Left-handed pitcher Brendan McKay from Blackhawk HS in Beaver Falls, PA has made quite a name for himself recently in the draft circuit, and he’s getting famous for what he hasn’t done. McKay hasn’t allowed a run in quite awhile, compiling a 69 inning scoreless streak, which covers this entire season and part of last year. He’s striking out batters at an incredible rate this season, with 101 in 45 innings.
He’s grabbing local headlines, but that doesn’t necessarily mean the Pittsburgh Pirates will go out of their way to draft him next week. He could be an option for them if he’s the best player available when the Pirates make one of their selections on the second day of the draft, which starts with round three next Friday.
You won’t get player specific quotes from Pirates GM Neal Huntington, who obviously doesn’t want to tip his hand before the draft, but he did recently speak to the media about drafting local players in general and how the Pirates go about it.
“We cover them the way we cover everybody else. We’re certainly aware of guys that are local. Some organizations seem to go out of their way to make sure they draft a local guy. We want to make sure we understand where they could go and what they can become.”
As Huntington points out, being local makes for a nice story, although passing up someone who you think better just to take that local player, could be a big mistake.
“We’d love to have another Neil Walker come through the system and have another local guy make it big and become a big-time player. That’d be fantastic. But we’d hate to take a guy that we like because he’s local over a guy that we liked a little bit more because he’s not local and have that guy go on to be a pretty good player.”
Baseball America recently ranked McKay as the 163rd best player in this draft class. That puts him at the back-end of the fifth round and buzz around him recently has said that he will likely go in the 4/5 range.
McKay has some qualities you really like in a pitcher. Being left-handed at PNC certainly has its advantages and he throws a lot of strikes using a three-pitch mix. His curve is above average already and his change-up shows signs of being at least average in the future. There are also some things that keep him from being a higher ranked player in this draft class. McKay doesn’t throw especially hard, sitting high 80’s and touching 91 MPH. At 6’1″, 220 pounds, he has a good frame already, but scouts don’t see much projection with him.
No matter how many shutout innings you throw as a high school pitcher, you have to take in the quality of opposition into account and judge the player based on his future potential.
So while Brendan McKay could certainly be an option for the Pirates next Friday, Neal Huntington’s comments tell you that they won’t just take him early because he is local. You’d like a feel good story to emerge from the draft, but you also want to trust the scouts in your system and make sure that you’re getting as much talent as possible out of the draft.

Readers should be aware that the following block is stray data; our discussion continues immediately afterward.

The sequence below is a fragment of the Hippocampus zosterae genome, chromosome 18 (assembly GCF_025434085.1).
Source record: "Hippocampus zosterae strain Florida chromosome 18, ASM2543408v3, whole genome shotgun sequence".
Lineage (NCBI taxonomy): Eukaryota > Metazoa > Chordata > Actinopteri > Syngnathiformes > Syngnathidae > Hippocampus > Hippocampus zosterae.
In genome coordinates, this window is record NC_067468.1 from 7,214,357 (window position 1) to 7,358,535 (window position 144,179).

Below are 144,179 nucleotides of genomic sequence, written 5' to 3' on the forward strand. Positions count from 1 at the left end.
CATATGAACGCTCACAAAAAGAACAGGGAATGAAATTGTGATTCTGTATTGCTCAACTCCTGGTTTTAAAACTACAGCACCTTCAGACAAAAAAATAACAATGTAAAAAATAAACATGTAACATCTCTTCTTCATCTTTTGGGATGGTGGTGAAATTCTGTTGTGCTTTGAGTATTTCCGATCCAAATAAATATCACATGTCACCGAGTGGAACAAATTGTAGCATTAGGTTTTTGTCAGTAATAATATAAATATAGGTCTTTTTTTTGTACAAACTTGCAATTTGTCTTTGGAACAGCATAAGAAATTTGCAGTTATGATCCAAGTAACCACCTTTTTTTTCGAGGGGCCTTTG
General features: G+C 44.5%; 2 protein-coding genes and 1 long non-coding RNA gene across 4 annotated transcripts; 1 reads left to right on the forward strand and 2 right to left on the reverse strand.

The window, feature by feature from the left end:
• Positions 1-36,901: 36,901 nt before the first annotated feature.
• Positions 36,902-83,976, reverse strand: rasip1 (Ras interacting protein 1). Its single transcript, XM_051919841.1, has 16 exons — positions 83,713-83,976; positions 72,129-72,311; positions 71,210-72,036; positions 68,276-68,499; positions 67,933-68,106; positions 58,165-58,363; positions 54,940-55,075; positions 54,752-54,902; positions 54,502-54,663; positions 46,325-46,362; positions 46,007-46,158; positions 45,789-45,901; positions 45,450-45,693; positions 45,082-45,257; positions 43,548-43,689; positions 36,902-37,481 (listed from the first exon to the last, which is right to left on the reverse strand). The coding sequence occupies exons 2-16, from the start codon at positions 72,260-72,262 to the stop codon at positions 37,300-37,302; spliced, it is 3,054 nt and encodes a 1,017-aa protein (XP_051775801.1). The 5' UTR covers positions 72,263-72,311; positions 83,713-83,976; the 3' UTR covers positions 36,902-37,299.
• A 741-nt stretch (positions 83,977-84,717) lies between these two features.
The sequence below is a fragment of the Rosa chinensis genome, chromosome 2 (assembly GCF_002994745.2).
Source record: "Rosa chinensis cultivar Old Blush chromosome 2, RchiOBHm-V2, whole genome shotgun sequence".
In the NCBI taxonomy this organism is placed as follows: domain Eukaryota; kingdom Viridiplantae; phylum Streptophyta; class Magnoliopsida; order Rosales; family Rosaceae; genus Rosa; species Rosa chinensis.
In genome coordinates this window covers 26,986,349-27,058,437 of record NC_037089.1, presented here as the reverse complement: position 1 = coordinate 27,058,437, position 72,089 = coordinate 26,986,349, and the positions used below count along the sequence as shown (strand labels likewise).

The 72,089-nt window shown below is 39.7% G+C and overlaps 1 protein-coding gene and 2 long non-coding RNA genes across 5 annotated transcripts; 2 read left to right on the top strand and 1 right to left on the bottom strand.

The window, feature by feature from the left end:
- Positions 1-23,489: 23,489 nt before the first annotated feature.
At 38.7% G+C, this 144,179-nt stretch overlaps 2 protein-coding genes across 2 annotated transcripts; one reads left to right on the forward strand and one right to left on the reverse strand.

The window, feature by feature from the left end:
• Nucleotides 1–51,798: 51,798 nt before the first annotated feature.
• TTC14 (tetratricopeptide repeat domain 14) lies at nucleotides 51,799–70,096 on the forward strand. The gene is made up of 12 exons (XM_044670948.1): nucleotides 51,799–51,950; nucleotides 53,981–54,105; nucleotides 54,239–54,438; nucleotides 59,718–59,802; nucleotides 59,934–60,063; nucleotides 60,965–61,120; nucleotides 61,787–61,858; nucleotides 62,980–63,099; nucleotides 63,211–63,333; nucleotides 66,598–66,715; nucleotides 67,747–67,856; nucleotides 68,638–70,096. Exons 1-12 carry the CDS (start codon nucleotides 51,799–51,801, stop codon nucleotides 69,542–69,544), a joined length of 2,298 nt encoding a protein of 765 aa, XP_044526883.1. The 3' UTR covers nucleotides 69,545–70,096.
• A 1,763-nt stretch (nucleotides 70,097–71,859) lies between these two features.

McKay Isn’t the Only Local Talent
While McKay’s streak is obviously and deservedly grabbing all the headlines around town, he is overshadowing another local player that could be just as good. Norwin HS in North Huntingdon, PA has a power-hitting shortstop with a quick bat from the left side. J.J. Matijevic will be a corner infielder in the pros, but he projects to have a bat that will play anywhere. Matijevic has turned himself into a “physical specimen” according to his recent Baseball America scouting report. At 6’0″, 211 pounds, he should be able to translate that size into power and hit for average in the pros.
This season, he hit .607 with ten homers in 56 at-bats. He could have a chance to play third base in the pros, though his arm is listed as average, so that may eventually push him to first base. Just like with the southpaw McKay being helped by PNC Park, it also looks good for a power-hitting lefty.
Matijevic was ranked just 22 spots behind McKay in Baseball America’s top 200 draft prospects list. He was actually ranked higher by some sources coming into the year. While some scouts differ on where he could go in the draft, Matijevic will likely need to be taken on the second day for him to sign. Some team could make room in their draft bonus pool to take him after the tenth round and offer him above-slot money, but with a strong commitment to the University of Arizona, he will be harder to sign the further he drops.
John started working at Pirates Prospects in 2009, but his connection to the Pittsburgh Pirates started exactly 100 years earlier when Dots Miller debuted for the 1909 World Series champions. John was born in Kearny, NJ, two blocks from the house where Dots Miller grew up. From that hometown hero connection came a love of Pirates history, as well as the sport of baseball.
When he didn't make it as a lefty pitcher with an 80+ MPH fastball and a slider that needed work, John turned to covering the game, eventually focusing in on the prospects side, where his interest was pushed by the big league team being below .500 for so long. John has covered the minors in some form since the 2002 season, and leads the draft and international coverage on Pirates Prospects. He writes daily on Pittsburgh Baseball History, when he's not covering the entire system daily throughout the entire year on Pirates Prospects.